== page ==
Artist's Stmt on Spirit's Journey, p2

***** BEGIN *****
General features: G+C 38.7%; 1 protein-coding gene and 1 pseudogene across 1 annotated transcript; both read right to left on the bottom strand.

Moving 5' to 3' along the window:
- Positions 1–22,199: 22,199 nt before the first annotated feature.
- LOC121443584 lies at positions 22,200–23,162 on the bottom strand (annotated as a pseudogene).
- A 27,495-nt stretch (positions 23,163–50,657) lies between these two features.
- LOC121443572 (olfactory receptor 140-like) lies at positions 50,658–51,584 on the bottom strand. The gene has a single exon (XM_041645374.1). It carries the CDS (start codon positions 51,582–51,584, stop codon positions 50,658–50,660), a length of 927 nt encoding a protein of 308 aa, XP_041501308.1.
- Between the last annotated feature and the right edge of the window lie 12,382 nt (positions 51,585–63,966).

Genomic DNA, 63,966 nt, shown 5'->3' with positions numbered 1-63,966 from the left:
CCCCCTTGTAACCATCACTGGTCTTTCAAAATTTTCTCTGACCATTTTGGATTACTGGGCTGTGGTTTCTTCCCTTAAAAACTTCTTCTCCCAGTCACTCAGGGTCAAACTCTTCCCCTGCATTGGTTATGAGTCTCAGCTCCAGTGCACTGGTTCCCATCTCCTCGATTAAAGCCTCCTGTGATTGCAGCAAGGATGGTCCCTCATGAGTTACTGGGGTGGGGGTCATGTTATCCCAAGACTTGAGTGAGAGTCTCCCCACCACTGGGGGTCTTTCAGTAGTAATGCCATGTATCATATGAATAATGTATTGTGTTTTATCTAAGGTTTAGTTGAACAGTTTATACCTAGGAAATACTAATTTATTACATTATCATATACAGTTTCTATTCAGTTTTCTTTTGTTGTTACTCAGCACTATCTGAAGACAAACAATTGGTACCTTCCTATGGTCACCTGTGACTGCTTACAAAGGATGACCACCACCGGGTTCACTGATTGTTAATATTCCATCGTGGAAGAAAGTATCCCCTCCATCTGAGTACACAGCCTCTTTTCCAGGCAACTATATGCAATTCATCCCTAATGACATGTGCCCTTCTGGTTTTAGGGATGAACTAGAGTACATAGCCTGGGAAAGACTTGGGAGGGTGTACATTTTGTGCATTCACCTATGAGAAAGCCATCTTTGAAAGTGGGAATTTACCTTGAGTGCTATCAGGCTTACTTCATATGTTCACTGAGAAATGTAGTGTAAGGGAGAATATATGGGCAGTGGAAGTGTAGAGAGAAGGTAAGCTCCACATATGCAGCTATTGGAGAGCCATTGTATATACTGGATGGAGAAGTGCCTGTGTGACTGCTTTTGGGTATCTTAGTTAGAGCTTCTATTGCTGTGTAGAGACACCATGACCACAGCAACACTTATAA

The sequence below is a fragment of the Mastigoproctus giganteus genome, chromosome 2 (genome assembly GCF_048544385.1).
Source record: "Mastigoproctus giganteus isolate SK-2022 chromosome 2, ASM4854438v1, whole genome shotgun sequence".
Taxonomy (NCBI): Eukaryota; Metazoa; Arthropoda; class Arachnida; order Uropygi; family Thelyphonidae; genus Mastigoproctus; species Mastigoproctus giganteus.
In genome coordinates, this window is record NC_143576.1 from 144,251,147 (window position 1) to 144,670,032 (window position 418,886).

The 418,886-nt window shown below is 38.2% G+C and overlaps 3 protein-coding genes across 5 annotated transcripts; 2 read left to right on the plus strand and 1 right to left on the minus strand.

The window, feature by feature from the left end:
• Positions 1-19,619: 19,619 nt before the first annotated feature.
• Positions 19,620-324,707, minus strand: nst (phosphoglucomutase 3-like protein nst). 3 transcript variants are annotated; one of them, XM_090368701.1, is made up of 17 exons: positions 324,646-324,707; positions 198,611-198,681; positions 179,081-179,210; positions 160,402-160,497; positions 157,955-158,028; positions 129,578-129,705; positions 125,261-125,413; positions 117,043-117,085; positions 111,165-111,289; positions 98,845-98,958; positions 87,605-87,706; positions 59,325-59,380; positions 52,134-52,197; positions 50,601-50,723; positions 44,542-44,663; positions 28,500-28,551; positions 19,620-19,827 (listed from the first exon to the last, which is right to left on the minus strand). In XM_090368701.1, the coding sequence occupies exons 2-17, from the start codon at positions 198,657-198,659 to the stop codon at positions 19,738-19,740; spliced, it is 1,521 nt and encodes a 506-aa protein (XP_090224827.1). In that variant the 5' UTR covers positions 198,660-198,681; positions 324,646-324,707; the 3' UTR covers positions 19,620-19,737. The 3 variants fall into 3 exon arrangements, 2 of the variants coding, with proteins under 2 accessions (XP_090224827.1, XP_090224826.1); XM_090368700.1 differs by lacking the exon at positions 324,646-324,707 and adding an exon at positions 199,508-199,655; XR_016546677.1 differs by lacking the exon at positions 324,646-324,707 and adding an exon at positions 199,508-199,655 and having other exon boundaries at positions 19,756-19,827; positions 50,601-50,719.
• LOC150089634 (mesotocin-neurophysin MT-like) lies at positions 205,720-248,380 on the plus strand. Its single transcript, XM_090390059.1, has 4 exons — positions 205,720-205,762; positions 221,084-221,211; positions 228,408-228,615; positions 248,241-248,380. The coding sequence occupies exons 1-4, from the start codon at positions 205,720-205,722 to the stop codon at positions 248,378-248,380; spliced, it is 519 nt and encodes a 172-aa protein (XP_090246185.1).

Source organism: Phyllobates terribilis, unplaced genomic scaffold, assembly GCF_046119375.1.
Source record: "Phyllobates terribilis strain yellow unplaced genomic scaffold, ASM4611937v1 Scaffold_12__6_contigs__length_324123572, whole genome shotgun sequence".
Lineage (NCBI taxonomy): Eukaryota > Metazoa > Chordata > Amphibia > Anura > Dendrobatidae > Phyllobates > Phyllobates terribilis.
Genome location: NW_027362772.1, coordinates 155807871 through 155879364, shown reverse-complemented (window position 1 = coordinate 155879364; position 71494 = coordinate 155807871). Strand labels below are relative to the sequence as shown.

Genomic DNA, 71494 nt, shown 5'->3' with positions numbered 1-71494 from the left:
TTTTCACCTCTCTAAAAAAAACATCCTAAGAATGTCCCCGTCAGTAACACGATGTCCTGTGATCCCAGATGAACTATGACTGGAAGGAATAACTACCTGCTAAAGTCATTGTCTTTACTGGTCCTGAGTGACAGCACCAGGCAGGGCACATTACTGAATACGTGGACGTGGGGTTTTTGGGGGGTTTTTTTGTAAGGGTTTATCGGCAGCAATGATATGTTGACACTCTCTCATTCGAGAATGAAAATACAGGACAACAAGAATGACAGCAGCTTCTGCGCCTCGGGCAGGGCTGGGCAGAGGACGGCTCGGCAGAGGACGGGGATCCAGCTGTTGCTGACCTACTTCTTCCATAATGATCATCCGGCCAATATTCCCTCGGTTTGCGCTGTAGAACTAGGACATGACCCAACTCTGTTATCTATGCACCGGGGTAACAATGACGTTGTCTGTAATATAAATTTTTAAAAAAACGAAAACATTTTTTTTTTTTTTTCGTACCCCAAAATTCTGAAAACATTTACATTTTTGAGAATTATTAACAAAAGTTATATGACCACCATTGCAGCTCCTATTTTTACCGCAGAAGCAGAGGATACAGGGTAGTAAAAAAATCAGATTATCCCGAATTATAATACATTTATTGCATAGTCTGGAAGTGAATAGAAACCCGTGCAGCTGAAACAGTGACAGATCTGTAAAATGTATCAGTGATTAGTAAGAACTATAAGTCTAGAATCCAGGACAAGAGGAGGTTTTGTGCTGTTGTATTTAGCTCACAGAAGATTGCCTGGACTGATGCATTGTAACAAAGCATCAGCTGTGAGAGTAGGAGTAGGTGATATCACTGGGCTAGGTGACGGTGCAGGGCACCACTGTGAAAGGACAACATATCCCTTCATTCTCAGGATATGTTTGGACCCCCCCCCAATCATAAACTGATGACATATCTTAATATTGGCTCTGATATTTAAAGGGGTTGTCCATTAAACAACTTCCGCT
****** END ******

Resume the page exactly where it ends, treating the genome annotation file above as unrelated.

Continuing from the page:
Zen is as much Taoist as Buddhist. This ancient “Way” cannot be described adequately here except by “pointing” to it: The student learns by daily increment The Way is gained by daily loss, Loss upon loss until At last comes rest. Tao Te Ching, no. 11, from Blakney My immersion in religion and spirituality arose from the smell of sawdust floors in open-air “brush arbors” of the rural South—a world of ecstatic “speaking in foreign tongues,” casting-out of demons, and visions of fire and brimstone. This experience crystallized into one Biblical passage: “I am the Way, the Truth, and the Light.” Within the first week after arriving on the campus of the University of Texas at Austin, I bought “The Way of Life—Lao-Tzu,” translated by R.B. Blakney (1955) and “The Way of Zen,” by Alan Watts (1957). After over 40 years of studying Eastern religions, I finally traveled to Japan and produced “A Spirit’s Journey in Japan.” It was profoundly moving to photograph places where the religious devotion I respected so much had originated and developed. I felt myself to be a wandering pilgrim on a spiritual quest. I was constantly aware that, as with other religions, the sacred places are just the containers of “the Way.” With a wall all around A clay bowl is moulded; But the use of the bowl Will depend on the part Of the bowl that is void.